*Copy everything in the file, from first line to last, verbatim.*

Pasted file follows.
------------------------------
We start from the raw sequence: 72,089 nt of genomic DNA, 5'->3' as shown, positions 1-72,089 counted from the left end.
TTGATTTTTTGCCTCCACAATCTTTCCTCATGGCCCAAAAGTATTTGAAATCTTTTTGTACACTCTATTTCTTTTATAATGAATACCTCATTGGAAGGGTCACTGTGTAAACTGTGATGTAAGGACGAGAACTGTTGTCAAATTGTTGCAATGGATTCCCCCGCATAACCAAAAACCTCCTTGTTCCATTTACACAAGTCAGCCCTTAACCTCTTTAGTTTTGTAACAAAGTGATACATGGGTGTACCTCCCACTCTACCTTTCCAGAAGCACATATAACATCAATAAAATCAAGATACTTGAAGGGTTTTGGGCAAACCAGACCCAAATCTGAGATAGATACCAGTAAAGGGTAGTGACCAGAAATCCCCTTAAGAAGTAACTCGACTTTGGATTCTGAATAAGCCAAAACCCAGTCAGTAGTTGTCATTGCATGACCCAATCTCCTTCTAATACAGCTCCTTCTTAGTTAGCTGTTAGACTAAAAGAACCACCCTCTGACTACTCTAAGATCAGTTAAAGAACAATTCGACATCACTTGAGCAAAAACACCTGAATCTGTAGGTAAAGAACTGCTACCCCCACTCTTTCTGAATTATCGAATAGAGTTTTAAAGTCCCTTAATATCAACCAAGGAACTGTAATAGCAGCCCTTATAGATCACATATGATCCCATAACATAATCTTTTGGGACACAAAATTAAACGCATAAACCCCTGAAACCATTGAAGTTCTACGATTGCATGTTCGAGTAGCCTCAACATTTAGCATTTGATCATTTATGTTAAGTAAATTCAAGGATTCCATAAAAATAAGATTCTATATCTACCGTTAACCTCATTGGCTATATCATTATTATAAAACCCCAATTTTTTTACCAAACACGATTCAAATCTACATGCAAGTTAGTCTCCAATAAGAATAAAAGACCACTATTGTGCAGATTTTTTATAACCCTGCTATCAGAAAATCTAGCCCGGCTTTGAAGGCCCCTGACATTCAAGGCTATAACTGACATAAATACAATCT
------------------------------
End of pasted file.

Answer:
We start from the raw sequence: 72,089 nt of genomic DNA, 5'->3' as shown, positions 1-72,089 counted from the left end.
TTGATTTTTTGCCTCCACAATCTTTCCTCATGGCCCAAAAGTATTTGAAATCTTTTTGTACACTCTATTTCTTTTATAATGAATACCTCATTGGAAGGGTCACTGTGTAAACTGTGATGTAAGGACGAGAACTGTTGTCAAATTGTTGCAATGGATTCCCCCGCATAACCAAAAACCTCCTTGTTCCATTTACACAAGTCAGCCCTTAACCTCTTTAGTTTTGTAACAAAGTGATACATGGGTGTACCTCCCACTCTACCTTTCCAGAAGCACATATAACATCAATAAAATCAAGATACTTGAAGGGTTTTGGGCAAACCAGACCCAAATCTGAGATAGATACCAGTAAAGGGTAGTGACCAGAAATCCCCTTAAGAAGTAACTCGACTTTGGATTCTGAATAAGCCAAAACCCAGTCAGTAGTTGTCATTGCATGACCCAATCTCCTTCTAATACAGCTCCTTCTTAGTTAGCTGTTAGACTAAAAGAACCACCCTCTGACTACTCTAAGATCAGTTAAAGAACAATTCGACATCACTTGAGCAAAAACACCTGAATCTGTAGGTAAAGAACTGCTACCCCCACTCTTTCTGAATTATCGAATAGAGTTTTAAAGTCCCTTAATATCAACCAAGGAACTGTAATAGCAGCCCTTATAGATCACATATGATCCCATAACATAATCTTTTGGGACACAAAATTAAACGCATAAACCCCTGAAACCATTGAAGTTCTACGATTGCATGTTCGAGTAGCCTCAACATTTAGCATTTGATCATTTATGTTAAGTAAATTCAAGGATTCCATAAAAATAAGATTCTATATCTACCGTTAACCTCATTGGCTATATCATTATTATAAAACCCCAATTTTTTTACCAAACACGATTCAAATCTACATGCAAGTTAGTCTCCAATAAGAATAAAAGACCACTATTGTGCAGATTTTTTATAACCCTGCTATCAGAAAATCTAGCCCGGCTTTGAAGGCCCCTGACATTCAAGGCTATAACTGACATAAATACAATCT